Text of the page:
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Increase in Emergency Room Visits for Traumatic Brain Injury

Jun 2, 2014

The Centers for Disease Control and Prevention (CDC) describes traumatic brain injury (TBI) as a serious public health concern, which has spurred calls for increasing awareness and measures to prevent head injuries.

Researchers conducted an epidemiological study of TBI emergency room visits from 2006 to 2010, using the National Emergency Department Sample (NEDS) database, a source that includes 25 to 50 million visits to ERs at more than 950 hospitals. Their findings were published last month as a Research Letter in JAMA. The researchers included in their analysis visits with a diagnosis of TBI according to the International Classification of Disease, Ninth Revision, Clinical Modification. They evaluated patient demographics, severity of injury, associated injuries, mechanism of injury, and the hospital’s characteristics.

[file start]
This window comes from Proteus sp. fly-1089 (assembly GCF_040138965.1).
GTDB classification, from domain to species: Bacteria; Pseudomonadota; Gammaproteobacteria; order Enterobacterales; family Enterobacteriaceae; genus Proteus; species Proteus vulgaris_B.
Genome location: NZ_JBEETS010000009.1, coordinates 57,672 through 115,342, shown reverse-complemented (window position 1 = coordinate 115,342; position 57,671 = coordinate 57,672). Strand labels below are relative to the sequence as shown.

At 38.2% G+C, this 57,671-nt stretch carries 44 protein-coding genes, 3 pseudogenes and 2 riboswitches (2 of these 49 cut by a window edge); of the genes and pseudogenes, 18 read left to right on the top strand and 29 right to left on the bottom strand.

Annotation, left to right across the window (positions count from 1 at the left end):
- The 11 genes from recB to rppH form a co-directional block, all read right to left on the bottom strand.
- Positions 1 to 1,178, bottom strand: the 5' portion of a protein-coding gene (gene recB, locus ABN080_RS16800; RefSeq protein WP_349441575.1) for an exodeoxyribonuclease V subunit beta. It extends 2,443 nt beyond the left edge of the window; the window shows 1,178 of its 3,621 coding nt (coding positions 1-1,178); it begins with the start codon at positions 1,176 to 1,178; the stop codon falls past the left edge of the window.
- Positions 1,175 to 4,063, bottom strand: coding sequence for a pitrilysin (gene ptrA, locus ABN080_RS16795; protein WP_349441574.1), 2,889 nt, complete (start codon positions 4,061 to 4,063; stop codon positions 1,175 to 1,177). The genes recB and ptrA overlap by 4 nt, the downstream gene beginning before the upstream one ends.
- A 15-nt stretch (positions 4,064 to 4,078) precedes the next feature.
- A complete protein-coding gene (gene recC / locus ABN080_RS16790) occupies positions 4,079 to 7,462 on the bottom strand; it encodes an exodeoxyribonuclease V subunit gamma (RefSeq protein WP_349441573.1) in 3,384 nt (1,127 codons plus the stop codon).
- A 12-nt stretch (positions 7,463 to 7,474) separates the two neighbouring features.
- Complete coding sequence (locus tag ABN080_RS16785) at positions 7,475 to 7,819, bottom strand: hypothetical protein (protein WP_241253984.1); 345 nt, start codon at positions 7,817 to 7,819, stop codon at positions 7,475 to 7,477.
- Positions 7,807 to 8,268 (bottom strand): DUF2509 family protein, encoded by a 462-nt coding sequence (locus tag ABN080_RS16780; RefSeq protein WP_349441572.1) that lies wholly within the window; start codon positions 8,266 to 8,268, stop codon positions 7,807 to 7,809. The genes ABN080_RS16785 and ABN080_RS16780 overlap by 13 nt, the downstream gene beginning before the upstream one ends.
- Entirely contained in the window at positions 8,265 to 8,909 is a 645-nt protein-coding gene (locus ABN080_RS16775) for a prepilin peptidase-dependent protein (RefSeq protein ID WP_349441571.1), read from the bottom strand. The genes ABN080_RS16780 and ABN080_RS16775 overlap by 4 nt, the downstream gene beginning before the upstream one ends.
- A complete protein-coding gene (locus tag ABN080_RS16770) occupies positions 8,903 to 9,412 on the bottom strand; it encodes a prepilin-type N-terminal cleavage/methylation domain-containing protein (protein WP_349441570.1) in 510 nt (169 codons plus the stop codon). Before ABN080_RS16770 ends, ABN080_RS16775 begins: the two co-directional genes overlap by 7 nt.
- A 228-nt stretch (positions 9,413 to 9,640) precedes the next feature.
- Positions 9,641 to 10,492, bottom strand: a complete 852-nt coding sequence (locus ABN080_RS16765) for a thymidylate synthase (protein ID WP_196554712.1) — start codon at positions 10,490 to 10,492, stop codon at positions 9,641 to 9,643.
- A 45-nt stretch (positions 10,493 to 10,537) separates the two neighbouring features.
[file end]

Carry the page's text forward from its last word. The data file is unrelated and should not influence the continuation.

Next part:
The researchers applied weighting procedures to account for unequal sampling probabilities. Their analysis showed that visits for TBI increased by 29.1 percent during the study period, according to the JAMA Research Letter. The majority of the increase was in visits coded as concussion or unspecified head injury. Children under 3 and adults over 60 had the greatest rates of increase. Forty percent of the TBI visits also involved another injury, for instance wounds to the head, neck, or trunk.

The researchers say the increases may be due to such factors as increased TBI exposure (through sports and other activities), increased awareness of TBI, increased TBI diagnosis, or a combination of these. The increases among the very young and the old may reflect the fact that these age groups do not benefit as much other age groups from public health initiatives like helmet laws and safer sports’ practices. Most of the TBI visits were not made to specialized pediatric or trauma centers, and in the Research Letter the researchers noted the increased burden of TBI care at non-specialized ERs.

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